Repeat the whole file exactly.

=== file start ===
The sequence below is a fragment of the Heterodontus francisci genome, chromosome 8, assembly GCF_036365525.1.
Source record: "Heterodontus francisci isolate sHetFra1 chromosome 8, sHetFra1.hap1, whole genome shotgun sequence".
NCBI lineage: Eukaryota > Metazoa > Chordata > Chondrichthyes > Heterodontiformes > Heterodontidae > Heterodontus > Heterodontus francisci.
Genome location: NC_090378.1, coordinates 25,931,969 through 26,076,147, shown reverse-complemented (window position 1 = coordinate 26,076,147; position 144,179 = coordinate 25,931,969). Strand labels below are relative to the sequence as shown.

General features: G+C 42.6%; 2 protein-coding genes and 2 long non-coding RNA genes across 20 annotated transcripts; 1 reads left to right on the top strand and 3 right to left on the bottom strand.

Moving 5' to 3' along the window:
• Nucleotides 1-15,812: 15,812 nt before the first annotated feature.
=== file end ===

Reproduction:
The sequence below is a fragment of the Heterodontus francisci genome, chromosome 8, assembly GCF_036365525.1.
Source record: "Heterodontus francisci isolate sHetFra1 chromosome 8, sHetFra1.hap1, whole genome shotgun sequence".
NCBI lineage: Eukaryota > Metazoa > Chordata > Chondrichthyes > Heterodontiformes > Heterodontidae > Heterodontus > Heterodontus francisci.
Genome location: NC_090378.1, coordinates 25,931,969 through 26,076,147, shown reverse-complemented (window position 1 = coordinate 26,076,147; position 144,179 = coordinate 25,931,969). Strand labels below are relative to the sequence as shown.

General features: G+C 42.6%; 2 protein-coding genes and 2 long non-coding RNA genes across 20 annotated transcripts; 1 reads left to right on the top strand and 3 right to left on the bottom strand.

Moving 5' to 3' along the window:
• Nucleotides 1-15,812: 15,812 nt before the first annotated feature.